Caltrans Urges Safe Driving With Heavy Sierra Snow Expected

A blast of winter is charging through the Sierra Nevada and some locations could see five-feet of snow by Thursday.  The National Weather Service has issued a Winter Weather Advisory for now into Wednesday.  That will be followed by a Winter Storm Watch tomorrow afternoon through Thursday night.

Caltrans adds that driving will be more difficult in the greater Sacramento Valley due heavy rain and gusty winds during much of the latter half of this week.

Forecasters say driving will range from difficult to impossible during that time.  The Placer County Sheriff said in a tweet late this morning that snow was already sticking to the roads at lake level in Tahoe City.  That is why Caltrans wants you to be ready for the wintery conditions to reduce your risk of getting hurt or even dying on the highways.

Before you get started with your travels, Caltrans recommends checking weather and road conditions.  You may also call 511 or the Caltrans Highway Information Network at 1-800-427-7623 for travel information. Live traffic cameras can also be useful to check conditions before traveling and are available.


Caltrans suggest you consider the following driving tips:

  • Reduce your speed to match driving conditions and allow more time to reach your destination. Know that bridges and ramps may be more slippery than the roadway.
  • Keep your fuel tank full. Bad weather may cause long delays or closures.
  • Turn on your headlights to see and be seen. Be observant and maintain a safe distance behind snow removal equipment. Do not pass snow plows unless directed to do so.
  • When driving in fog, reduce your speed and use headlights on low-beam along with fog lights. Stay to the right along the white edge line and never stop in the road.  If visibility is not adequate, pull off of the roadway when safe to do so.
  • Do not drive through flooded areas. Safely turn around and find another route.
  • If you start sliding on snow or ice, slowly take your foot off the gas pedal and steer in the direction you wish to travel.  Do not lock your brakes.  Pump the brakes if needed, or apply steady pressure if your vehicle is equipped with anti-lock brakes.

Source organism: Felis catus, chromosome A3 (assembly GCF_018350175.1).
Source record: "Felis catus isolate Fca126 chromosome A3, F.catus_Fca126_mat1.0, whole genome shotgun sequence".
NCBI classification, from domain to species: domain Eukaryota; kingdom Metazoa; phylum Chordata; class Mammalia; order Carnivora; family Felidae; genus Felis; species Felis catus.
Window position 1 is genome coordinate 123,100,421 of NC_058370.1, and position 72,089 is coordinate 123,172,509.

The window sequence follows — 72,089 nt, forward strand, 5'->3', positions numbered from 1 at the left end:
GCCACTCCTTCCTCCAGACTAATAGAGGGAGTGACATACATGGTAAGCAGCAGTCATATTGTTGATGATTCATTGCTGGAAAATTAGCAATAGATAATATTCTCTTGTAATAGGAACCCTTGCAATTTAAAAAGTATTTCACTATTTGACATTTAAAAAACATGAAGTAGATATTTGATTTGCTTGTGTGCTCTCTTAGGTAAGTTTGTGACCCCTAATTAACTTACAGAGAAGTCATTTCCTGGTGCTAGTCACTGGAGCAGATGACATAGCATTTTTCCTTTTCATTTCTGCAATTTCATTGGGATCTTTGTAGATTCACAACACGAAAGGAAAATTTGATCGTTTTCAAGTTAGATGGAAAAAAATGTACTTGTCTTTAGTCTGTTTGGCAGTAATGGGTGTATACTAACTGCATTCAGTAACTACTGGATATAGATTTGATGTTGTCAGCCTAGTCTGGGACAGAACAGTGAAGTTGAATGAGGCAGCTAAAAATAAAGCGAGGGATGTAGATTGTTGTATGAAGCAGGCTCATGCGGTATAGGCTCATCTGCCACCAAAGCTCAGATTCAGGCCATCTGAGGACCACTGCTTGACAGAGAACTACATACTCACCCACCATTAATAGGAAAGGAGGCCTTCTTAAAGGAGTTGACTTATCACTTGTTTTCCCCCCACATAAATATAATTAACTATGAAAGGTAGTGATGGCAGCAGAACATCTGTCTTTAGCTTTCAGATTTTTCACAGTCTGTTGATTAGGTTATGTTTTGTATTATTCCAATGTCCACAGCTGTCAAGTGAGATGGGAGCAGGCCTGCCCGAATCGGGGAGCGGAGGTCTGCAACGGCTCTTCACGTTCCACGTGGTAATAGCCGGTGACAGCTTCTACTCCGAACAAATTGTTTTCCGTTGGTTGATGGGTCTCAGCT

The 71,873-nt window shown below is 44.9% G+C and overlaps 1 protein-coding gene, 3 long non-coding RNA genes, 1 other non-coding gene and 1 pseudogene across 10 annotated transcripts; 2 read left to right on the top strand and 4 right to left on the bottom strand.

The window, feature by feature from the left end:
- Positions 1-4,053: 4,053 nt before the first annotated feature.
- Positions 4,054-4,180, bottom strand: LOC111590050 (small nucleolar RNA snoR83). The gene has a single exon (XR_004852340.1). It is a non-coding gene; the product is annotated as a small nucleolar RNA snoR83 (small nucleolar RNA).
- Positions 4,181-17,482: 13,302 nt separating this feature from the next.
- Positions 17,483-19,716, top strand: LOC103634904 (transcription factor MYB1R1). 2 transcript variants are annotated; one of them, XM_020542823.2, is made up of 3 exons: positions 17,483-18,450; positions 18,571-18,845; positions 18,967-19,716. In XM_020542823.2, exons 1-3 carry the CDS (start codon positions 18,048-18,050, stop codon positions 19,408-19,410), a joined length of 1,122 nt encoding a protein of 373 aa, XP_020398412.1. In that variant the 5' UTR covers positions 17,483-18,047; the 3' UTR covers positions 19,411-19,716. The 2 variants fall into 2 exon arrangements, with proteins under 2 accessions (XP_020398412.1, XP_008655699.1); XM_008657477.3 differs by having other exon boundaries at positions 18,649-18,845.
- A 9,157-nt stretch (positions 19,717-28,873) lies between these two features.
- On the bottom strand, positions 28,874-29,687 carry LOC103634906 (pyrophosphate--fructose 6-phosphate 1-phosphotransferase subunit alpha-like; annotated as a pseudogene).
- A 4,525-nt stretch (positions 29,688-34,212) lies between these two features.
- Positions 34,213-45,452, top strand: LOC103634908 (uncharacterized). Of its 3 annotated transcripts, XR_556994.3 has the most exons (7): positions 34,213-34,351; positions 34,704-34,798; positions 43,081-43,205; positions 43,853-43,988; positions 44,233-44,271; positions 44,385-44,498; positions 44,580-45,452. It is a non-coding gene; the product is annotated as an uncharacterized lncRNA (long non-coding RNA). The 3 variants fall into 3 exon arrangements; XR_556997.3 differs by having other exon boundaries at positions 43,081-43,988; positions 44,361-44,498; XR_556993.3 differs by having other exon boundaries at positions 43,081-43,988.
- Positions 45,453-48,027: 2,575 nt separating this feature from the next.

• Don’t use cruise control.Avoid in-car distractions while driving.
  • If you are stalled, activate your hazard signals and stay with your vehicle.  Conserve fuel by periodically turning your engine on and off while maintaining warmth, but be aware of possible exhaust and carbon monoxide issues.
  • If you approach an emergency, maintenance, or any other vehicles stopped on the side of the road, move over when safe to do so or slow down.
  • Be prepared.  The following actions can help prevent vehicle failures and help if you become stranded:Winterize your vehicle.  Make sure your brakes, windshield wipers, heater/defroster, and exhaust system are in good working order.  Make sure fluids are topped-off, especially windshield washer fluid.
  • Make sure your tires are properly inflated and always carry tire chains.
  • Pack an emergency kit in your vehicle with the following items: flashlight, blankets, extra clothing, water, snacks, towel, gloves, ice scraper, shovel, broom, sand, and carry a spare key on your person in case you lock yourself out of your vehicle.

Caltrans officials say every vehicle on the road, including those with four-wheel drive or snow tires, should carry chains when traveling in snowy weather.  Highway signs and QuickMap will indicate when chains are required, and you must stop and put on your chains if you see those signs.  Before you get started on the chain install, authorities caution you to pull off the roadway completely.  There areas, especially on major highways over the Sierra, where you will find chain installers who may be available to help you for a fee, but keep in mind that the chain installers are not Caltrans employees.


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